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April 1987

Paraganglioma of the Temporal Bone in Infancy: A Congenital Lesion?

Author Affiliations

From the Department of Otorhinolaryngology, the Radcliffe Infirmary, Oxford, England. Dr Choa is now with the Hospital for Sick Children and the Royal National Throat, Nose, and Ear Hospital, London.

Arch Otolaryngol Head Neck Surg. 1987;113(4):421-424. doi:10.1001/archotol.1987.01860040083024

• Jugulotympanic glomus tumors have been called many things, but "paraganglioma of the temporal bone" is perhaps a more suitable term. This tumor is generally described as benign with a predilection for middle-aged women. Herein we report the case of an 11-month-old female infant with this condition. The extensiveness of the tumor with intracranial involvement at presentation suggests that the lesion might have been present for some time and raises the question of it being congenital in origin. We emphasize the overall importance of including paraganglioma of the temporal bone in the differential diagnosis of a "bleeding polyp" of the ear.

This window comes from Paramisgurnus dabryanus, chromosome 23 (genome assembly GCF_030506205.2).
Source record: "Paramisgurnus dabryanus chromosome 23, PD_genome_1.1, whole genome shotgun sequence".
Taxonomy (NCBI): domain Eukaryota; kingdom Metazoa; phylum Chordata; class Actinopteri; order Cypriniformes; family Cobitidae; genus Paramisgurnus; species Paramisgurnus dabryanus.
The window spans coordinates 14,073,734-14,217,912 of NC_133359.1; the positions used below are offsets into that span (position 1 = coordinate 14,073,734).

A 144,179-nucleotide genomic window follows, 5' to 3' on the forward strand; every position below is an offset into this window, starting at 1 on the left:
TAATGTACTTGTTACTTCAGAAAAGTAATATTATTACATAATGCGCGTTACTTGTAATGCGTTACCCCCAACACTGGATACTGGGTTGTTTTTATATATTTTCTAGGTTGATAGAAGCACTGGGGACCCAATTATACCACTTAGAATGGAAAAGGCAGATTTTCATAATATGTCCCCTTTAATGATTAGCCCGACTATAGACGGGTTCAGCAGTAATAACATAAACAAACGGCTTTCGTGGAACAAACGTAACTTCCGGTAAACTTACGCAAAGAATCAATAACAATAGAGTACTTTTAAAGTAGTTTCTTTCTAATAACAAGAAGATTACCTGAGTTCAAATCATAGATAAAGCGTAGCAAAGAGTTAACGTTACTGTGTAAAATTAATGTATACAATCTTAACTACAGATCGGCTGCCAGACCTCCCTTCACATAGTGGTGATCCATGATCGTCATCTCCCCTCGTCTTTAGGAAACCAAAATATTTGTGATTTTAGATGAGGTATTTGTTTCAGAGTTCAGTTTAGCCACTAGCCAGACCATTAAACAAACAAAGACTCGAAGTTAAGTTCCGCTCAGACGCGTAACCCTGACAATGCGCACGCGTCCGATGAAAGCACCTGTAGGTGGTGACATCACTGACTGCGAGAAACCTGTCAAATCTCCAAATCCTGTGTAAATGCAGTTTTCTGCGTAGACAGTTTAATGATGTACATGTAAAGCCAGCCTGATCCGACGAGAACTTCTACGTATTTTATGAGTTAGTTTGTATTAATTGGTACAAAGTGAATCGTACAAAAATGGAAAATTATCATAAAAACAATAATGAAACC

(Arch Otolaryngol Head Neck Surg 1987;113:421-424)

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